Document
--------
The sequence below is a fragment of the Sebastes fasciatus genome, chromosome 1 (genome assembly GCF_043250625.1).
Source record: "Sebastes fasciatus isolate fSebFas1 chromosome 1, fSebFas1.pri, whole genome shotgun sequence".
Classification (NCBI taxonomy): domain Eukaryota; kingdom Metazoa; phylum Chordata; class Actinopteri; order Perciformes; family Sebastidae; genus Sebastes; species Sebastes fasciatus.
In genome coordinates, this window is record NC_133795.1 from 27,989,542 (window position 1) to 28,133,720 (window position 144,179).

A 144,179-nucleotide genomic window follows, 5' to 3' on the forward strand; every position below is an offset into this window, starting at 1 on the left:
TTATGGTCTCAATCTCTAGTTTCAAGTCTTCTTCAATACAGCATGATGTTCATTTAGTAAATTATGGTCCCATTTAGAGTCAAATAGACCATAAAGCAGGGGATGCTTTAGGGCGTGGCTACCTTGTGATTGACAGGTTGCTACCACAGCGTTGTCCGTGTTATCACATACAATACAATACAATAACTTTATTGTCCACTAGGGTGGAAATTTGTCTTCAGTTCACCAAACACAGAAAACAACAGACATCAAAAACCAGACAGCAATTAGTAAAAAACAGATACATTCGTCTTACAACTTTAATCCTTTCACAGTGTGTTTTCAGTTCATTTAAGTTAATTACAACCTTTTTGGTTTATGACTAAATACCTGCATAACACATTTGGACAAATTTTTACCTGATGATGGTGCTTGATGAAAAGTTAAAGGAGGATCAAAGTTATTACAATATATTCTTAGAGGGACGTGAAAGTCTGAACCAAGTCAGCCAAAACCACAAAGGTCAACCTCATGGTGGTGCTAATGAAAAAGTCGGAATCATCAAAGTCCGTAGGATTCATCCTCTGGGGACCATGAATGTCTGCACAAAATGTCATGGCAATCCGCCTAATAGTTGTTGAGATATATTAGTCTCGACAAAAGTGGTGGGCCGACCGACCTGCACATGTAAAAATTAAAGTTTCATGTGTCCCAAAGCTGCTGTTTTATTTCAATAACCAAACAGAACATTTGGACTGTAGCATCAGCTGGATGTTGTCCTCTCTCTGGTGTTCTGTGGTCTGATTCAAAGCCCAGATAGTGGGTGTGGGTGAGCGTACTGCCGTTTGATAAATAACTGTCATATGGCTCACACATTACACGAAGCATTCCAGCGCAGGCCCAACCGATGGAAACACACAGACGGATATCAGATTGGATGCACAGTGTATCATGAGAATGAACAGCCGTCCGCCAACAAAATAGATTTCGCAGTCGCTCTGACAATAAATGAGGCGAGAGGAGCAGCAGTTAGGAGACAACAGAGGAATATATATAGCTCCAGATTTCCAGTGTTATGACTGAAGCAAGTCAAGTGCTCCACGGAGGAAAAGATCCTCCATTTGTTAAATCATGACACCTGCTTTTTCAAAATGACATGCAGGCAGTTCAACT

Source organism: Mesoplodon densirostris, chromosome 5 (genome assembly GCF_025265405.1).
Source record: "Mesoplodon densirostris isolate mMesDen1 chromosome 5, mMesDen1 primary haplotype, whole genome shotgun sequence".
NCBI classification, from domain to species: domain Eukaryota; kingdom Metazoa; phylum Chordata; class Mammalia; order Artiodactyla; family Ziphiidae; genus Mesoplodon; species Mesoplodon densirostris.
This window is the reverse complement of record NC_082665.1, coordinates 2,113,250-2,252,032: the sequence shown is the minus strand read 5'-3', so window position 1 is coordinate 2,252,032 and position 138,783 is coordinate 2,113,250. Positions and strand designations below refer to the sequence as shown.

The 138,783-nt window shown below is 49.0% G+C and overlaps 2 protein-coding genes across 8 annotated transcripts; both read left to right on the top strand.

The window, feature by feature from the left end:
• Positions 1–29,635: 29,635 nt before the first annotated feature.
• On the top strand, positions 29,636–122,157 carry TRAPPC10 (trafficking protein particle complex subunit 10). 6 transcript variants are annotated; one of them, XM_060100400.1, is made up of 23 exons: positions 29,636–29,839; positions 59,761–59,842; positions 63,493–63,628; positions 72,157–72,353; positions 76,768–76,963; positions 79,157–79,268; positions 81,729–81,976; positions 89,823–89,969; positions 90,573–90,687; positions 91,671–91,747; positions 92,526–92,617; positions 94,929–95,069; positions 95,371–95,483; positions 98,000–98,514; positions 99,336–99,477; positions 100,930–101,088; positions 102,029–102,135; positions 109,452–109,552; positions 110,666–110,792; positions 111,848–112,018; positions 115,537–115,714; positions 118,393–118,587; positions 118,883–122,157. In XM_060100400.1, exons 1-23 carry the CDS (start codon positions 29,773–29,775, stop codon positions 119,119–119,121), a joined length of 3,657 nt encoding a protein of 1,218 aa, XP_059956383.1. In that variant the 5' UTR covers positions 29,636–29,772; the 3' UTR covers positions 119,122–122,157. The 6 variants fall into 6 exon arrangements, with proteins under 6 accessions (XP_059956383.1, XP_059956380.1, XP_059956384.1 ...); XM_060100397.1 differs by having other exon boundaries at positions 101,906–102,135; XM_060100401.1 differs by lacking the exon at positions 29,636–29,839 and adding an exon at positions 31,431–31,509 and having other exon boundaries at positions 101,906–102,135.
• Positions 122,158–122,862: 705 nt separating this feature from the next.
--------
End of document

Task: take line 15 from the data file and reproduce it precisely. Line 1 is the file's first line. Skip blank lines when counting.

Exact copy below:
• Positions 122,158–122,862: 705 nt separating this feature from the next.